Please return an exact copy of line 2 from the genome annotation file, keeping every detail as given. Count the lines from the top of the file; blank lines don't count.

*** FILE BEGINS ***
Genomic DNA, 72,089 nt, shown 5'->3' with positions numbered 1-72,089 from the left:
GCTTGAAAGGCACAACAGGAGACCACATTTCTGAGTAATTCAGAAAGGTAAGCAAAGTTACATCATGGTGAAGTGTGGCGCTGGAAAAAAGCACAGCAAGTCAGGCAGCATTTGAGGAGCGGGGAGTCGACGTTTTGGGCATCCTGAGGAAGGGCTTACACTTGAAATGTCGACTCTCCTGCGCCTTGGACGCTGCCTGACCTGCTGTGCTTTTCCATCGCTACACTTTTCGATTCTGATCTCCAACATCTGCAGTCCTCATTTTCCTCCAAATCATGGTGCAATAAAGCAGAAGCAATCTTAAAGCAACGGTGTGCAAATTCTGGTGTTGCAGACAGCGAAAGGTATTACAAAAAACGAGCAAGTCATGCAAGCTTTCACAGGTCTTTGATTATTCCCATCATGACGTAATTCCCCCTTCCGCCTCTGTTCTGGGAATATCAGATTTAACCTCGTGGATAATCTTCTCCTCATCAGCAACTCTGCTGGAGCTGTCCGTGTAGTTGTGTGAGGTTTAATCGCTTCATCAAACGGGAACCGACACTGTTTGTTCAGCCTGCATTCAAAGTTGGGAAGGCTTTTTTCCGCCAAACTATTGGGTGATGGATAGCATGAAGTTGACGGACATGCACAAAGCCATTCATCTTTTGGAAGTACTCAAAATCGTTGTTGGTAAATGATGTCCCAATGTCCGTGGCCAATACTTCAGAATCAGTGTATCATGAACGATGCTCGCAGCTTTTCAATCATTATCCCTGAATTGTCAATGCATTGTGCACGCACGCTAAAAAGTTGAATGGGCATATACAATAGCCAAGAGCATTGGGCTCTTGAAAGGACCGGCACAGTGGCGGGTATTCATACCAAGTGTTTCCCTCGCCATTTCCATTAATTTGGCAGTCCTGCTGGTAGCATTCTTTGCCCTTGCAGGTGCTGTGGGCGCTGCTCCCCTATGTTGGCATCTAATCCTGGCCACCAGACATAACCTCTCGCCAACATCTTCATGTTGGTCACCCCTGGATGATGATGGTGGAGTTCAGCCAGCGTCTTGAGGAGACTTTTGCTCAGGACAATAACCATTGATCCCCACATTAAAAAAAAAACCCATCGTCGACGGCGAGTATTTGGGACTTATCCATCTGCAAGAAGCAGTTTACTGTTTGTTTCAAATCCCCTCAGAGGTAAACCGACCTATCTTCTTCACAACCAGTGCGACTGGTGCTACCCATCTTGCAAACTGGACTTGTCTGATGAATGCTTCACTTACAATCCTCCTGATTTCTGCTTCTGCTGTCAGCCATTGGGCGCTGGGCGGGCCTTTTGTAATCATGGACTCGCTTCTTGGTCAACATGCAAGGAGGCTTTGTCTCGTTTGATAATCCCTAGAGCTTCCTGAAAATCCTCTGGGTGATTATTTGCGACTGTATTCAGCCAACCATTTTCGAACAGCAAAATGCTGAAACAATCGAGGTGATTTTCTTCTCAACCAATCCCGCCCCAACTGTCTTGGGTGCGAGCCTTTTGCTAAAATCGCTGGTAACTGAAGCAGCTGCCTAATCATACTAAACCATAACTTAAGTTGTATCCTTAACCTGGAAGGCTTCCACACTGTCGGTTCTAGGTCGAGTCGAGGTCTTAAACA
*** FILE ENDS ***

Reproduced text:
GCTTGAAAGGCACAACAGGAGACCACATTTCTGAGTAATTCAGAAAGGTAAGCAAAGTTACATCATGGTGAAGTGTGGCGCTGGAAAAAAGCACAGCAAGTCAGGCAGCATTTGAGGAGCGGGGAGTCGACGTTTTGGGCATCCTGAGGAAGGGCTTACACTTGAAATGTCGACTCTCCTGCGCCTTGGACGCTGCCTGACCTGCTGTGCTTTTCCATCGCTACACTTTTCGATTCTGATCTCCAACATCTGCAGTCCTCATTTTCCTCCAAATCATGGTGCAATAAAGCAGAAGCAATCTTAAAGCAACGGTGTGCAAATTCTGGTGTTGCAGACAGCGAAAGGTATTACAAAAAACGAGCAAGTCATGCAAGCTTTCACAGGTCTTTGATTATTCCCATCATGACGTAATTCCCCCTTCCGCCTCTGTTCTGGGAATATCAGATTTAACCTCGTGGATAATCTTCTCCTCATCAGCAACTCTGCTGGAGCTGTCCGTGTAGTTGTGTGAGGTTTAATCGCTTCATCAAACGGGAACCGACACTGTTTGTTCAGCCTGCATTCAAAGTTGGGAAGGCTTTTTTCCGCCAAACTATTGGGTGATGGATAGCATGAAGTTGACGGACATGCACAAAGCCATTCATCTTTTGGAAGTACTCAAAATCGTTGTTGGTAAATGATGTCCCAATGTCCGTGGCCAATACTTCAGAATCAGTGTATCATGAACGATGCTCGCAGCTTTTCAATCATTATCCCTGAATTGTCAATGCATTGTGCACGCACGCTAAAAAGTTGAATGGGCATATACAATAGCCAAGAGCATTGGGCTCTTGAAAGGACCGGCACAGTGGCGGGTATTCATACCAAGTGTTTCCCTCGCCATTTCCATTAATTTGGCAGTCCTGCTGGTAGCATTCTTTGCCCTTGCAGGTGCTGTGGGCGCTGCTCCCCTATGTTGGCATCTAATCCTGGCCACCAGACATAACCTCTCGCCAACATCTTCATGTTGGTCACCCCTGGATGATGATGGTGGAGTTCAGCCAGCGTCTTGAGGAGACTTTTGCTCAGGACAATAACCATTGATCCCCACATTAAAAAAAAAACCCATCGTCGACGGCGAGTATTTGGGACTTATCCATCTGCAAGAAGCAGTTTACTGTTTGTTTCAAATCCCCTCAGAGGTAAACCGACCTATCTTCTTCACAACCAGTGCGACTGGTGCTACCCATCTTGCAAACTGGACTTGTCTGATGAATGCTTCACTTACAATCCTCCTGATTTCTGCTTCTGCTGTCAGCCATTGGGCGCTGGGCGGGCCTTTTGTAATCATGGACTCGCTTCTTGGTCAACATGCAAGGAGGCTTTGTCTCGTTTGATAATCCCTAGAGCTTCCTGAAAATCCTCTGGGTGATTATTTGCGACTGTATTCAGCCAACCATTTTCGAACAGCAAAATGCTGAAACAATCGAGGTGATTTTCTTCTCAACCAATCCCGCCCCAACTGTCTTGGGTGCGAGCCTTTTGCTAAAATCGCTGGTAACTGAAGCAGCTGCCTAATCATACTAAACCATAACTTAAGTTGTATCCTTAACCTGGAAGGCTTCCACACTGTCGGTTCTAGGTCGAGTCGAGGTCTTAAACA